A Swedish custom points plainly to the original ceremony of sacrificing a man as the annual Yule Boar, for there a man is dressed in a bristled skin and an old woman with a knife pretends to kill him. It seems clear that the god was closely identified with the boar and sacrificed as such, even though the story of his death, in many cases, seems to indicate that the boar was his enemy and slayer.

The identification of an animal with a god meant that the particular animal was treated as sacred and untouchable (as the cow and bull in India today), and it was not eaten except in sacrifice.

This is certainly the case with the pig. The Egyptians were forbidden to eat pork and held it in supernatural awe, but nonetheless at Yuletide they would sacrifice a pig to the moon and to Osiris. It was looked upon as an embodiment of Set or Typhon who killed Osiris in the form of a boar, yet the facts bear out that the boar represented the god himself in his war-like, destructive character; the boar was both slayer and slain, just as the Lord Jesus was put to death by satan’s agency, yet in His death He destroyed satan.

The name of the Babylonian boar god was Nin-shach, incorporating the Hebrew word for "The Destroyer" = Shachath, and indeed this god was seen as a destroyer, as the sun in its destructive character and as a war deity. His name, Professor Pinches says, "means 'lord of the wild boar'. Similarly, Ber, an early form of the Roman Saturn, was called "lord of the wild boar" and was a solar divinity of war, the spring and fertility. Saturn, himself, received an offering of a boar at the Saturnalian feast.

Boar Gods of the North

warriors in boar helmetsOur ancestors revered the boar, and the animal was sacrificed annually to Freya at Yule. It was also sacred to the warrior god Odin, or Woden who was the leader of the Wild Hunt. Because of the association of the boar with war gods, it was used as an emblem on shields and helmets (see right).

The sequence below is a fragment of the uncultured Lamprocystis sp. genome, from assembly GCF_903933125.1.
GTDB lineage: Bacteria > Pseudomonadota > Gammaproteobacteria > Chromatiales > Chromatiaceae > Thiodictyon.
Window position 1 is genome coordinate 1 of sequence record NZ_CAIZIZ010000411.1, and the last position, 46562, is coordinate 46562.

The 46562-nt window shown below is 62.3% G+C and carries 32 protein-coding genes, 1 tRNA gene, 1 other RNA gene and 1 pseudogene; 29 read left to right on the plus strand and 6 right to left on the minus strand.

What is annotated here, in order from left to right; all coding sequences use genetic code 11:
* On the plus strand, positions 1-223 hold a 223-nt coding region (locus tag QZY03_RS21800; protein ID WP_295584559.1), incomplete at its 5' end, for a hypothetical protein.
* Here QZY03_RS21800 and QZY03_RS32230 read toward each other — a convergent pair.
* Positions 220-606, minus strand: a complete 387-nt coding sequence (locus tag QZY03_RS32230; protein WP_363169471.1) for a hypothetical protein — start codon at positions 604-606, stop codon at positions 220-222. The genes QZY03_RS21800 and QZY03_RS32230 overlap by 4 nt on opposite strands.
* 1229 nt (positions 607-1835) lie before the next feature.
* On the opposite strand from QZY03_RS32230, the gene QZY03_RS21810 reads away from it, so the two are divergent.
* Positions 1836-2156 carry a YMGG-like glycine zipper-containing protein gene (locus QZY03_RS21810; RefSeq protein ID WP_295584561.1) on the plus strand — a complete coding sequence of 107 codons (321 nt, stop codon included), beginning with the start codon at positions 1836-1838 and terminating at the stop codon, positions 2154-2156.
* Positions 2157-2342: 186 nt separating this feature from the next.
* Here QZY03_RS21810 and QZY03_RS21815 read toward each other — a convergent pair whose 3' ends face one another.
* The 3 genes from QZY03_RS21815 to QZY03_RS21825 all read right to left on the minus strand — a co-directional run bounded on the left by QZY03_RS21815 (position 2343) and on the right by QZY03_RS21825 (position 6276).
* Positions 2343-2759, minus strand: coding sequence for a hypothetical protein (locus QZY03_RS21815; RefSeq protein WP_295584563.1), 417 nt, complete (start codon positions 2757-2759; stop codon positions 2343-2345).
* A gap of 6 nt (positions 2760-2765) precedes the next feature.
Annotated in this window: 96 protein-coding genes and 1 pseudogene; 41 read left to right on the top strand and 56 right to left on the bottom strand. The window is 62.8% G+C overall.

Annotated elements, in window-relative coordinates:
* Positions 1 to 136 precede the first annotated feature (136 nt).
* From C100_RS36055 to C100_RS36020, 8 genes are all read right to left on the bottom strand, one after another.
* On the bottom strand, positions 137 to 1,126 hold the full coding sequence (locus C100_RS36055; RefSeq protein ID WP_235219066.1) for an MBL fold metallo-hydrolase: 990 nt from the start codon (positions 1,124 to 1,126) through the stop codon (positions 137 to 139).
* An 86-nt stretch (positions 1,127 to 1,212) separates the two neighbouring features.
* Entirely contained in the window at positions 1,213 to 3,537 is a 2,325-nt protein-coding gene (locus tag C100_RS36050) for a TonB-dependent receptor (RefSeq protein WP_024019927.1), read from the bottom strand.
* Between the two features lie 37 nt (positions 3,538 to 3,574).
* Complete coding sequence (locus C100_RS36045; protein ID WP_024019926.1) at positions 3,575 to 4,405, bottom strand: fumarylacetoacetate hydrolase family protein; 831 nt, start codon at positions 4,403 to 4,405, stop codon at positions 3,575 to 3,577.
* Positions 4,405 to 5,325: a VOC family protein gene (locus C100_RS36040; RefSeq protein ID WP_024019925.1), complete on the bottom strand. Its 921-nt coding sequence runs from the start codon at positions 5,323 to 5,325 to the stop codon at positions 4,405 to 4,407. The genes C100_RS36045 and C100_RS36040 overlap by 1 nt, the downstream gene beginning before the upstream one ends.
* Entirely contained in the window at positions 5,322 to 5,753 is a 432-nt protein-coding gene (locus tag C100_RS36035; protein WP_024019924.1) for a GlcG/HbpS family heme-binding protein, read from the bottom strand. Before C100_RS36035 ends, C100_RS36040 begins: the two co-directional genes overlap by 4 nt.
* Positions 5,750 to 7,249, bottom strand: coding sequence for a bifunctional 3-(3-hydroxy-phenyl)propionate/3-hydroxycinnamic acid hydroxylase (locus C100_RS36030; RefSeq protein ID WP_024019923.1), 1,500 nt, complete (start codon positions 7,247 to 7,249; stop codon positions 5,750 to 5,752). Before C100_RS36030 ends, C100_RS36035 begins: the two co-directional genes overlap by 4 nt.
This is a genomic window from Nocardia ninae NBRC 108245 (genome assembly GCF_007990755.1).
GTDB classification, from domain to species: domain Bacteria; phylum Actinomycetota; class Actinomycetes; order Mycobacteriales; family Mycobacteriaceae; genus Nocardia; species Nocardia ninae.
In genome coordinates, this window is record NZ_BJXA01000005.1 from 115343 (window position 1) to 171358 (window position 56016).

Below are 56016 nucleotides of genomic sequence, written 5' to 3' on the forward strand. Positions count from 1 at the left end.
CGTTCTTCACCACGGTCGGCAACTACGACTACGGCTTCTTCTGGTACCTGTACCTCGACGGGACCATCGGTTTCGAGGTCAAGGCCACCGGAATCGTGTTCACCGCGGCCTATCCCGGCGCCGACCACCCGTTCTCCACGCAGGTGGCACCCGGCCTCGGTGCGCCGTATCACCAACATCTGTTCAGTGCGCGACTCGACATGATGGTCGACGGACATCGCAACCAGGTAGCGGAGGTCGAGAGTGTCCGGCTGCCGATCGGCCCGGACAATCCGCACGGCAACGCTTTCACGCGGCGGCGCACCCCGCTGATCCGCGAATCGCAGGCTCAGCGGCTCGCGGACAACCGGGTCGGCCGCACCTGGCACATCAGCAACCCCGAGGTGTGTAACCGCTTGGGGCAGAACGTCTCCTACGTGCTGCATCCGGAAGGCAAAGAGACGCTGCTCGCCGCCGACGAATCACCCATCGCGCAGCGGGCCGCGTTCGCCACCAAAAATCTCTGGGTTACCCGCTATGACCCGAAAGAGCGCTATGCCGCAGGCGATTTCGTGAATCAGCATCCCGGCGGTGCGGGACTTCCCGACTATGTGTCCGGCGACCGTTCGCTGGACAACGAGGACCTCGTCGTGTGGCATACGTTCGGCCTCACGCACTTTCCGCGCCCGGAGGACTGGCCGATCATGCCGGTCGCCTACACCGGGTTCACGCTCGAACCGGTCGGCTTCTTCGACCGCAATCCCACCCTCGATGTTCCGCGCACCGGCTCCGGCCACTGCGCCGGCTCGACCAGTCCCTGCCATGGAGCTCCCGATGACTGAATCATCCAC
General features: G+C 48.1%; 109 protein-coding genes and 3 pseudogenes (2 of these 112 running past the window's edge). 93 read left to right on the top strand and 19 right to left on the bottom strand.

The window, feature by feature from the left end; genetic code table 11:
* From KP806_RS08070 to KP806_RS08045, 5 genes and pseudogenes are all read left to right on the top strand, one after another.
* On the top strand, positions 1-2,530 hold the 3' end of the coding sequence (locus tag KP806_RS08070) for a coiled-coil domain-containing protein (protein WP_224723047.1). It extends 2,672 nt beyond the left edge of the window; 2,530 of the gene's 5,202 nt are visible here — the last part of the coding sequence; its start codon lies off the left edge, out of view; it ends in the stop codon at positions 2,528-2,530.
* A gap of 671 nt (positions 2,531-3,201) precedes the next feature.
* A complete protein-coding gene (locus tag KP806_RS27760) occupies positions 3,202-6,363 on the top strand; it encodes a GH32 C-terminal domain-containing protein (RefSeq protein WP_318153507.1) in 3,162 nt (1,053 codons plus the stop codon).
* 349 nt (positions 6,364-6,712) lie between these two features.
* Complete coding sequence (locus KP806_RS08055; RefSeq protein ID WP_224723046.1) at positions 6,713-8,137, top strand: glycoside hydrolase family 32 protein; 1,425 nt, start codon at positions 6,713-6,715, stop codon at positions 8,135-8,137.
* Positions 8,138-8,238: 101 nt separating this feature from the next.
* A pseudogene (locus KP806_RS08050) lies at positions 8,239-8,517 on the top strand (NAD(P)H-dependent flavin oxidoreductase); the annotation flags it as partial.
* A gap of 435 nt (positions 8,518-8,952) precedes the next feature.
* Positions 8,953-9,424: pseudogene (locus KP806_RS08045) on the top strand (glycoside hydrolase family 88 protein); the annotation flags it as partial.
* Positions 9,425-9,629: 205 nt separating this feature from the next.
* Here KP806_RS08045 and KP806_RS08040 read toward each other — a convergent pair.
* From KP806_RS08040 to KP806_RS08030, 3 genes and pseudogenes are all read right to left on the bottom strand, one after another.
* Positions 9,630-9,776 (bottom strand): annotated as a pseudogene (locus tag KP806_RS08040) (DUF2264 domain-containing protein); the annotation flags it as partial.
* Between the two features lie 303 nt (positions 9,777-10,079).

The Celtic version of Odin was called Cernunnos, who was antler-horned and who became ‘christianised’ as St. Ciaran. He is supposed to have made a boar his first convert!

The Boar as Slayer

It was the boar who killed not only Osiris, but Adonis, Attis and the Celtic Diarmid. Also the much lamented Tammuz was supposed to have been slain by a winged boar.

The death of the Celtic god Diarmid, too, was by a boar of the herd belonging to "Grey Eyebrows", the mother goddess in her evil form.

The mother goddess was indeed a ‘destroyer’ in some aspects - she was the Queen of Hades, the ‘annihilating lady’ and goddess of death. There is certainly evidence to support that the wife/mother goddess was identified with the boar. The last sheaf used for the Yule Boar is called the ‘Old Mother’ and in France, ‘Ceres’. which is the Roman name for the Earth Mother. Diana, too, is often shown accompanied by a boar, and in almost every country of the world the sow is the symbol of the Great Mother.

The Goose (now Turkey/Chicken)

The goose and the boar reflect the sacrificial practises of ancient times. The goose was a favourite offering to Osiris and it was said that "he could only be pacified by a large goose and a thin cake". This, again, is a form of self-sacrifice on the part of the god, for his father Seb (or Geb) from whom he takes his characteristics is shown in the form of a goose.

Goose Gods

In Babylon, likewise, geese were offered in sacrifice. An ancient monument shows a priest with a knife in one hand and a goose in the other. Indeed, in many other countries geese were held sacred. It is well known that the sacred geese of Juno saved Rome by cackling at the night intruders, and in Asia Minor, the goose was the symbol of Cupid, the son of the ‘virgin mother’ Venus.

In India, as in Egypt, the goose was the creator god who laid the ‘cosmic egg’ out of which was hatched the sun god and the world. The symbol of Brahma, therefore, was the goose and he is shown riding one in the illustration above. Others gods associated with the goose are Apollo, Hermes and Mars, the Roman god of war; it was also a symbol of the Queen of Heaven, as the swan is of Mary, for the two are interchangeable.

Why the Goose?